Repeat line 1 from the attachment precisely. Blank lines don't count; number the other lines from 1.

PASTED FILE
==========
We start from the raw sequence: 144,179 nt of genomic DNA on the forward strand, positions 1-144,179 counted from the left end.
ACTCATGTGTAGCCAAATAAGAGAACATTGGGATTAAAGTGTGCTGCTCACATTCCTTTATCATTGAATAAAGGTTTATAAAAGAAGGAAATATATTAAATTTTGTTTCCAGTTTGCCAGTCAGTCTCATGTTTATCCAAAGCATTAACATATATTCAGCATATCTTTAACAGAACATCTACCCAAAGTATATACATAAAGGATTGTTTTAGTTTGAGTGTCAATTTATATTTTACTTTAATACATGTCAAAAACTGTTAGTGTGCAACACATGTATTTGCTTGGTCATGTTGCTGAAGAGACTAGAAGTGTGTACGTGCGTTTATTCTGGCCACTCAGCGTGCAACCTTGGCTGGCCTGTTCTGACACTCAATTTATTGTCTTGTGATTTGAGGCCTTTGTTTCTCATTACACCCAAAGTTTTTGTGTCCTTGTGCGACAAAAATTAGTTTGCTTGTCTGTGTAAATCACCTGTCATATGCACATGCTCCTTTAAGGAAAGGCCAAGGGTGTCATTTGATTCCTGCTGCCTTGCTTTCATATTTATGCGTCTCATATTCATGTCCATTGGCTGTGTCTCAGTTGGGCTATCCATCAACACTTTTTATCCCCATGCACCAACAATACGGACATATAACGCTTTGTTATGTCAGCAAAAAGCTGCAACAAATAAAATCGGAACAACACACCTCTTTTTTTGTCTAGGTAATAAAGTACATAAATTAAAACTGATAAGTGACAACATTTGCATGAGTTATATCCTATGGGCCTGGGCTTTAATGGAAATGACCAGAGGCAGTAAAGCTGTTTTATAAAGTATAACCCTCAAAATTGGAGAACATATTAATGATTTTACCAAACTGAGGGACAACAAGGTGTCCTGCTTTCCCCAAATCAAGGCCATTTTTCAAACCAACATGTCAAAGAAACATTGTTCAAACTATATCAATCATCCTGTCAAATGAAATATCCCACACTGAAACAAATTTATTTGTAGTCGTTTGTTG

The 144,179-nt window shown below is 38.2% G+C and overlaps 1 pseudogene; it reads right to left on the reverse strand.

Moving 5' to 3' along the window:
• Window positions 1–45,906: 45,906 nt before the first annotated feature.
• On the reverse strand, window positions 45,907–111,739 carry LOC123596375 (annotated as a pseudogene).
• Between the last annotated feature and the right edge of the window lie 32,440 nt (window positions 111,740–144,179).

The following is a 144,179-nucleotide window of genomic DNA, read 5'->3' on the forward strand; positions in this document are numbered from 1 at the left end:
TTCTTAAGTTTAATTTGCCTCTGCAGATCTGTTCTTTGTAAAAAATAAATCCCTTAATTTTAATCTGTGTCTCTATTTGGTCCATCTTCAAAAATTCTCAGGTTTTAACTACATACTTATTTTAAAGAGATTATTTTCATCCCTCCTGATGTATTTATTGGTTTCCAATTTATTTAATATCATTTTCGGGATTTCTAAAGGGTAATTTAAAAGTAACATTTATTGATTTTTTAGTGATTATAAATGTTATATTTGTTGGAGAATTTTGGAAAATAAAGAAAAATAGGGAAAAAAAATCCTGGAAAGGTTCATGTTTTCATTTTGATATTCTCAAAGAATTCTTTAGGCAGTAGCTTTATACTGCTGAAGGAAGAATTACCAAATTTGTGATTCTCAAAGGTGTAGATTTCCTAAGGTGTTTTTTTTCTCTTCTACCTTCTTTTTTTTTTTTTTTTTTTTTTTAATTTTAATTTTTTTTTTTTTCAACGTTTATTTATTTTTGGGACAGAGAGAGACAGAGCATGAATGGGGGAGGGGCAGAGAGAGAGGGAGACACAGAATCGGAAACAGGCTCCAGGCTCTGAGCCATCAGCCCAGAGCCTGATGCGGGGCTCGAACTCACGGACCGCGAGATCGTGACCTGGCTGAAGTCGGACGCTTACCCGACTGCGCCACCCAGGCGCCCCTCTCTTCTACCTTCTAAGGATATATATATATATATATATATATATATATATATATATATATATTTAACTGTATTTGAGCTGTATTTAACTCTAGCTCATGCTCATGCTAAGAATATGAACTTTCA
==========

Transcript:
We start from the raw sequence: 144,179 nt of genomic DNA on the forward strand, positions 1-144,179 counted from the left end.